Source: Gaijin Pot
There are a few things that unite the Japanese people no matter their class, age or background. You’d be hard-pressed to find a Japanese person who has never tried motsu (beef, chicken or pork entrails) or shiokara (paste of fermented seafood and innards) for example.
Likewise, most Japanese follow the same traditions of going back to their hometowns on the New Year’s and obon (Festival of the Dead) holidays or eating gathering together to share a hearty nabe (Japanese hot pot) in the winter.
Japan is filled with unifying cultural traditions. While there are many, one of the most beautiful and most widely indulged in form of Japanese popular culture is, of course, manga (Japanese comics). When you’re on a crowded train and see people with their heads buried into small books or even their smartphones, much of the time they’ll be deeply engrossed in their manga of choice.
Manga is a form of storytelling that is also a great study method for those learning to read and understand the Japanese language.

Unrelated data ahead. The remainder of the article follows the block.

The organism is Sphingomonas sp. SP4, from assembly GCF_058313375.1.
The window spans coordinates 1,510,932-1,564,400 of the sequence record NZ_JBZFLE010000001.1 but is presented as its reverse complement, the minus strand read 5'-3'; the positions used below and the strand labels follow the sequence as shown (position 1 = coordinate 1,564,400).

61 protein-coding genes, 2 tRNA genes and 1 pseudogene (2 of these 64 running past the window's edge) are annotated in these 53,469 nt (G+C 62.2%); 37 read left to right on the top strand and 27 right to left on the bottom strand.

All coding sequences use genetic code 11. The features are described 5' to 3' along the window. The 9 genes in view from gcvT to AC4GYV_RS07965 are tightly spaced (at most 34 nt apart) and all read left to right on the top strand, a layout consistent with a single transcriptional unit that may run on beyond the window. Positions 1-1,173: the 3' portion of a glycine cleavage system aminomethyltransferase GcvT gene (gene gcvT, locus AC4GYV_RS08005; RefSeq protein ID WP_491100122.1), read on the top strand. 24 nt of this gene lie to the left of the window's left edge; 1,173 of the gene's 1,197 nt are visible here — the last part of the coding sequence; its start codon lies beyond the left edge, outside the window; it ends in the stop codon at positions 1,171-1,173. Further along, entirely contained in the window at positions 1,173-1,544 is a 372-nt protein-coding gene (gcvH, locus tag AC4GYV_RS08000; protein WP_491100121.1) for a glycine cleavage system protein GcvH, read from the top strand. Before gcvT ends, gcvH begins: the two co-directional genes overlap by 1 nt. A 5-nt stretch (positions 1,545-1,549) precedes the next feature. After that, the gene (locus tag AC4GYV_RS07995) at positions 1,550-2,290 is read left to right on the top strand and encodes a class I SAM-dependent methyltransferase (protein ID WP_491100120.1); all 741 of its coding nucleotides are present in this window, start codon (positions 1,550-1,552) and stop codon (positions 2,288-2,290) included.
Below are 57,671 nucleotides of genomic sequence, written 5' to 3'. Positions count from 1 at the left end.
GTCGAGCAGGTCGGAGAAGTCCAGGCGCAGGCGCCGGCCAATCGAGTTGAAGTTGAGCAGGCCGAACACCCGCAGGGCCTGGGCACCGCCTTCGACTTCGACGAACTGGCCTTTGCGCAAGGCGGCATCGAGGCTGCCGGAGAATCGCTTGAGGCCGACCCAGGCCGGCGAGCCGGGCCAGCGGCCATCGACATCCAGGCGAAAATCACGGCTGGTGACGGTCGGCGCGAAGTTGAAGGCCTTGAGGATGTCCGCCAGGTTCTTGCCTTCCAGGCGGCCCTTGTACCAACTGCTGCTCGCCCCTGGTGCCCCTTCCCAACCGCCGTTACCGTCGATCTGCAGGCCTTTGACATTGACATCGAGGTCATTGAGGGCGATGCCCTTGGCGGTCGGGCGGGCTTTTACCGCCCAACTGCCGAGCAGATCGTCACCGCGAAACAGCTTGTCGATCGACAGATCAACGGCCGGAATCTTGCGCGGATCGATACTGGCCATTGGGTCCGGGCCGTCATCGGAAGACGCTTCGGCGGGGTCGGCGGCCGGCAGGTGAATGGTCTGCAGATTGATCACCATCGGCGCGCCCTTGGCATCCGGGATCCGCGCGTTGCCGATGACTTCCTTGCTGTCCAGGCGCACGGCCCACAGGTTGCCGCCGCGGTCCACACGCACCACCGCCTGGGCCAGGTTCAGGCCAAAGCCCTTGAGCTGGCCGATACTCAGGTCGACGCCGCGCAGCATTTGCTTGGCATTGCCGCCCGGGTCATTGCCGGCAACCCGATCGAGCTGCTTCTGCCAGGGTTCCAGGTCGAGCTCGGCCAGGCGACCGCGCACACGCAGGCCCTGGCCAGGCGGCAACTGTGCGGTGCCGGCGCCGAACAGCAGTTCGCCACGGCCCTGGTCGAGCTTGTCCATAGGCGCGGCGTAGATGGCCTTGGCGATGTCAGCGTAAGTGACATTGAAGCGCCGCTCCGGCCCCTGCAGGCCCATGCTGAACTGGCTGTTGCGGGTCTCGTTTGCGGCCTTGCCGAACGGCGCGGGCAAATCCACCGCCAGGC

In the eikaiwa (English conversation school) industry, we encourage reading — especially in our younger students. Not only to promote literacy, but also because seeing the language in written form tends to help students build a stronger understanding of the concepts used.
The same goes for us foreigners who are trying — and struggling — to learn Japanese. If you choose the right books for you, reading manga can be a surprisingly effective and enjoyable way to learn Japanese. To that end, here are five relatively simple and helpful manga for Japanese language learners.
Note: These recommendations are for people who consider themselves intermediate or high-beginner Japanese language learners (around JLPT N5 and above).
One obvious pick for beginner manga is Doraemon.
If you’re currently teaching or plan on teaching Japanese …continue reading